CPI and Chinese GDP are Lagging Indicators

Lots of comments on the CPI setting a 5 month record yesterday but my thoughts are that it is a lagging indicator. Last week Wednesday the markets decided the growth phase was over. I would attribute it to the unrest in China the weakness in the copper and steel sectors. Not sure to what extent one led to the other but they certainly got a reaction in the Nikkei and global markets, eventually even causing interest rate markets to consider an end to Fed hikes. Oil is well off recent highs (some see that market as a double top) which fits nicely with a view that Asian growth has already peaked. The deterioration of U.S. export growth also added some fuel for those that wanted to see an international slowdown underway.

Long story short the world changed last week and if that change is correct the CPI, record or not, is meaningless. It is a lagging indicator plain and simple.

Chinese GDP which also came in stronger than expect has the same problem. Demand in the commodity sector is a much better indicator of what future expectations are for Chinese growth.

Bond yields peaked yesterday around 8:45 AM and I am guessing it is the "lagging indicator" logic that caused it. The beige book came in weak but that was much later in the day, after the market had made up its mind.

On these data points I am not expecting any impact beyond what we saw immediately after the release. I disagree 100% with the view that these inflation number force the Fed's hand and need to be reflected by higher bond yields. Even if I did see the CPI (or Chinese GDP) as a reason to adjust growth expectations, I would prefer to go long copper or oil futures. For bonds to run into trouble here I think we need to see the dollar slip further.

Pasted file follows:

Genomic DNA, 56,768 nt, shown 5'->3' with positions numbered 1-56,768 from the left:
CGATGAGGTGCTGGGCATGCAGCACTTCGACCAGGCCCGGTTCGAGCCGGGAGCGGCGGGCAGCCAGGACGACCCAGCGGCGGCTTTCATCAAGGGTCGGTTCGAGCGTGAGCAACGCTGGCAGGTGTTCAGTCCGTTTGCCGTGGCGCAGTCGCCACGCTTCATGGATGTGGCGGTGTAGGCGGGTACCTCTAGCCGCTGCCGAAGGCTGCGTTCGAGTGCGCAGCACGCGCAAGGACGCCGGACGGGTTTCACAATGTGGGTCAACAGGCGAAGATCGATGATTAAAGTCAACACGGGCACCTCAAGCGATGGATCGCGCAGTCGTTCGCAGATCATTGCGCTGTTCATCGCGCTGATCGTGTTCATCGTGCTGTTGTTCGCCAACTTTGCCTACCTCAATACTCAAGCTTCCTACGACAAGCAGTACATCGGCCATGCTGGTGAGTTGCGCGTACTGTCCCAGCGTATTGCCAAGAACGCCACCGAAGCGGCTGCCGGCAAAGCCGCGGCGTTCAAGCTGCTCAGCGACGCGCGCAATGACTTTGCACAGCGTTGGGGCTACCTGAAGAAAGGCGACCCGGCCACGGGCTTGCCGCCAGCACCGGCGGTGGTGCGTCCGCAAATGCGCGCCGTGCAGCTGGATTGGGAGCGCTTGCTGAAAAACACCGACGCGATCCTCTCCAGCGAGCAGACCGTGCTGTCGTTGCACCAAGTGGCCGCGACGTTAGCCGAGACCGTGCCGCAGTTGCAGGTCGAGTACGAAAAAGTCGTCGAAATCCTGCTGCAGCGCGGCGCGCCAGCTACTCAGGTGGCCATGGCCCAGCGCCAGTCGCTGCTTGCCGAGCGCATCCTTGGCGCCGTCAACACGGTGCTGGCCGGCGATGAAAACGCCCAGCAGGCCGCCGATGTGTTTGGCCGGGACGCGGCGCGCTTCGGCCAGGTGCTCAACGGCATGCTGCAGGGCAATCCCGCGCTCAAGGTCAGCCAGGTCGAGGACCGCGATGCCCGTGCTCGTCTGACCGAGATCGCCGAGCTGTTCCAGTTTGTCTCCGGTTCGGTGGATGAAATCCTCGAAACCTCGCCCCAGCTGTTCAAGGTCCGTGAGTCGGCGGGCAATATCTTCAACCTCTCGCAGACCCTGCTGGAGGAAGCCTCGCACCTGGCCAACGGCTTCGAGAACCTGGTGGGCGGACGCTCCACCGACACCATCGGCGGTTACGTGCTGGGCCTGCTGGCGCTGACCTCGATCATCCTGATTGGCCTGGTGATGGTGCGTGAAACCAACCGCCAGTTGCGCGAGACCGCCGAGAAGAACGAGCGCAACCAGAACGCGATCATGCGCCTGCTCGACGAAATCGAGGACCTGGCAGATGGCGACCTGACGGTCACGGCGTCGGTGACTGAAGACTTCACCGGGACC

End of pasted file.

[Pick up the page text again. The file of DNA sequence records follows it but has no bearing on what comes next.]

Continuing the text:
I will try to put up several posts today to round out my views on where the economy is going and my interpretation of recent market moves.

Apr 13, 2005

More Jobs News

According to MonsterTrak:

Good news is ahead for 2005 college graduates. This year's job market for entry-level workers demonstrates a markedly improved economy, with job opportunities available in a variety of sectors. As the leading careers site for college students and young alumni, MonsterTRAK today announced the results of its annual graduation survey of college students, recent graduates and the employers who will be hiring them. Among the findings, 80 percent of companies surveyed with 5,000 or more employees plan to hire 2005 graduates this Spring/Summer and a remarkable 90 percent of companies with 10,000 or more employees plan to hire 2005 graduates. MonsterTRAK is the student division of Monster(R), the leading global online careers property and flagship brand of Monster Worldwide, Inc. (NASDAQ: MNST).
This follows my own post yesterday on career choices for college students and is an interesting aside to Brad DeLong's thoughts on why labor market slack has persisted for so long.

I am not really a big fan of Monster's numbers because they have been consistently stronger than other measures. This survey doesn't seem to have the usual problem of separating Monster's own growth out of the data though.

The Dollar Might be Getting into the Game

Commodity stocks vs. home builders - ouch!

The world appears to be shifting into global slowdown mode but so far the dollar seems a bit out of step. The commodity gains late yesterday evaporated this AM but the dollar is beginning to drift towards its overnight lows which could change things a bit.

Slack Labor Market Indeed

From the Mises Institute blog:
The ILO reports that unemployment worldwide hit a record high last year of 185.9 million people worldwide, or 6.2 percent of the global labor force.

The political class claims to have the answer, but unemployment is not the result of any one cause. It makes its appearance in a great variety of circumstances, some in personal factors, some in economic changes, and some in legislative and regulatory conditions. Throughout the year some workers may appear in the labor market and then withdraw. Students work during the summer and return to school in September. Building and construction activities, logging and lumbering, slaughtering and meat packing are very seasonal and give rise to a considerable amount of temporary unemployment.Similarly, industrial and technological changes may force workers to readjust and relocate. Jobs, wages, and working conditions always point the way.